Uses for Ferric trichloride

Ferric Chloride forms a corrosive solution which is used as a coagulant in sewage and wastewater treatment and drinking water production. It is used to remove suspended solids and particulate matter from water. As a flocculant it has the function of precipitating heavy metals and sulfides, bleaching, deodorization, degreasing, sterilizing, dephosphorizing and decreasing the COD & BOD of effluent water.

It is commonly used as an etchant for copper-based metals in printed circuit boards. Iron(III) chloride etches copper in a two-step redox reaction to copper(I) chloride and then to copper(II) chloride in the production of printed circuit boards. “Click Here” for instructions on how to make up etching solution.

Other uses include:

  • The anhydrous Ferric chloride is a powerful dehydrating agent and is used as a drying agent in certain reactions.
  • Staining blades of swords and knives.
  • Etching the widmanstatten pattern in iron meteorites.
  • For the etching of photogravure plates for printing photographic and fine art images in intaglio and for etching rotogravure cylinders used in the printing industry.
  • In the manufacture of pigments and inks.
  • Used in veterinary practice to treat overcropping of an animal’s claws.
  • Sometimes used in the technique of Raku firing as an additive during the reduction process, turning a pottery piece a burnt orange color due to the iron content present in the reducing atmosphere.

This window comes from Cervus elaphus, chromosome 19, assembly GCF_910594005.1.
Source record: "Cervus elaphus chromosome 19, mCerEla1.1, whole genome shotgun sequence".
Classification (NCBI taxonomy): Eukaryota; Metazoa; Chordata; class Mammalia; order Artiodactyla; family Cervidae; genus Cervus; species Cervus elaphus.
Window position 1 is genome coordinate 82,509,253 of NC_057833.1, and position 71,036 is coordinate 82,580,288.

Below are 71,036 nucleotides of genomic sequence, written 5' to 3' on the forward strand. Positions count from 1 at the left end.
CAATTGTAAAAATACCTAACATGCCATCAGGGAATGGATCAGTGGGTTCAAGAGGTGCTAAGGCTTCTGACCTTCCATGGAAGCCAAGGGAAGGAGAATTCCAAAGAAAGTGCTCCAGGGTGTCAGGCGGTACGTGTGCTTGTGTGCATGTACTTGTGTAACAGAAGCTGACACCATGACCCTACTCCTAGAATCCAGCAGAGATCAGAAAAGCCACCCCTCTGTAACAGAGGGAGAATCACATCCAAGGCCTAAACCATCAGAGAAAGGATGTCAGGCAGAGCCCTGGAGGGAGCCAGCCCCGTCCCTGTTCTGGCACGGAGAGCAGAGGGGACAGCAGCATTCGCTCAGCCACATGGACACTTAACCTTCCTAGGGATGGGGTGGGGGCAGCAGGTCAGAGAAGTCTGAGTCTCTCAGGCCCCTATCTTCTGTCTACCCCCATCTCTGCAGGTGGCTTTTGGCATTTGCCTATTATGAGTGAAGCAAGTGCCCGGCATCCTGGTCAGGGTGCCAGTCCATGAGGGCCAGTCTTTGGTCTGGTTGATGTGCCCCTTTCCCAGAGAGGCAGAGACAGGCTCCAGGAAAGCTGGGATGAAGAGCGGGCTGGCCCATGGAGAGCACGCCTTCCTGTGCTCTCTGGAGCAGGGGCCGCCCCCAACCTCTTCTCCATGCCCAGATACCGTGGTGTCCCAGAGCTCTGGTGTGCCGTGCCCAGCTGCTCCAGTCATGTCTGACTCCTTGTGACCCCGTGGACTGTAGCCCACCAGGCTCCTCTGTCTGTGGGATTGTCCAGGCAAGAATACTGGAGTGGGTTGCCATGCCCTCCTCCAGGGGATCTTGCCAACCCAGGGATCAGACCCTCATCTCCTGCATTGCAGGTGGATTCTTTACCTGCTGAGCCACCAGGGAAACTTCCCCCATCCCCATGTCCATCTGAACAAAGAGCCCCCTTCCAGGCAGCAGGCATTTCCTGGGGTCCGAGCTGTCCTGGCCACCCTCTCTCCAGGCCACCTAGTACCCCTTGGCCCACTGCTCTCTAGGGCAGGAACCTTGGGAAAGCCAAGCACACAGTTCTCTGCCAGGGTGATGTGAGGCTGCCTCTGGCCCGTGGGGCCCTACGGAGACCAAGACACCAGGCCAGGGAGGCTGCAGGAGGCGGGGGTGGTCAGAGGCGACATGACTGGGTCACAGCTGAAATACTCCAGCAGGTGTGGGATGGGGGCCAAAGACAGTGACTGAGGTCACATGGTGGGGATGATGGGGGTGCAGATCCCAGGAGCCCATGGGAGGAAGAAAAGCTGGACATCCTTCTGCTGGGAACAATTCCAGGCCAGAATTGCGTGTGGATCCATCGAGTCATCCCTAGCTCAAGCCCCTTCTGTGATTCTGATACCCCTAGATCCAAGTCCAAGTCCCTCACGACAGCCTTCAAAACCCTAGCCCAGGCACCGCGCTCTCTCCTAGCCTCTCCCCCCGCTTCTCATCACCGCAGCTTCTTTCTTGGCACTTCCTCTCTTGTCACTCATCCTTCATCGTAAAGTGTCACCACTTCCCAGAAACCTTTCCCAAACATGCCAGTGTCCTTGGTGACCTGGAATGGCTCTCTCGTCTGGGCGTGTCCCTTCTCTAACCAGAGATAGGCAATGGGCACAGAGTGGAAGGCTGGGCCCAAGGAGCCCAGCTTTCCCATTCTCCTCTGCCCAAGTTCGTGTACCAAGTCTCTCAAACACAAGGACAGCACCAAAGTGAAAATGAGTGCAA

• Used to test the pitting and crevice corrosion resistance of stainless steels and other alloys.
  • It is also used as a leaching agent in chloride hydrometallurgy. Used in the chlorination of silver and copper ores.
  • Iron(III) chloride is used as catalyst for the reaction of ethylene with chlorine, forming ethylene dichloride (1,2-dichloroethane), an important commodity chemical, which is mainly used for the industrial production of vinyl chloride, the monomer for making PVC.
  • As an oxidizer and mordant in dyeing and printing textiles.
  • In the construction industry it can enhance the unit strength of concrete when adding a little of ferric chloride solution to the concrete mix.
  • Used by American coin collectors to identify the dates of Buffalo nickels that are so badly worn that the date is no longer visible.
  • Ferric chloride is used to make red-brown rosinates in varnishes.

Ferric trichloride In the laboratory

iron(III) chloride is commonly employed as a Lewis acid for catalysing reactions such as chlorination of aromatic compounds and Friedel-Crafts reaction of aromatics. It forms adducts with Lewis bases such as triphenylphosphine oxide, e.g. FeCl3(OPPh3)2.

Iron(III) chloride is a mild oxidising agent, for example, it is capable of oxidising copper(I) chloride to copper(II) chloride.

When heated with iron(III) oxide at 350C, iron(III) chloride gives iron oxychloride.

Reducing agents such as hydrazine convert iron(III) chloride to complexes of iron(II).

Reacts with cyclopentadienyl magnesium bromide in one preparation of ferrocene, a metal-sandwich complex.

Used in conjunction with NaI in acetonitrile to mildly reduce organic azides to primary amines.

It is used to produce Weigerts iron hematoxylin solution for nuclear stains and trichrome staining.

Health & safety R22 Harmful if swallowed. R34 Causes burns.

Safety phrases: S26 In case of contact with eyes, rinse immediately with plenty of water and seek medical advice. S36/37/39 Wear suitable protective clothing, gloves and eye/face protection. S45 In case of accident or if you feel unwell, seek medical advice immediately (show the label where possible).

For full details see MSDS for Ferric trichloride hexahydrate


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Buy Ferric chloride 40% solution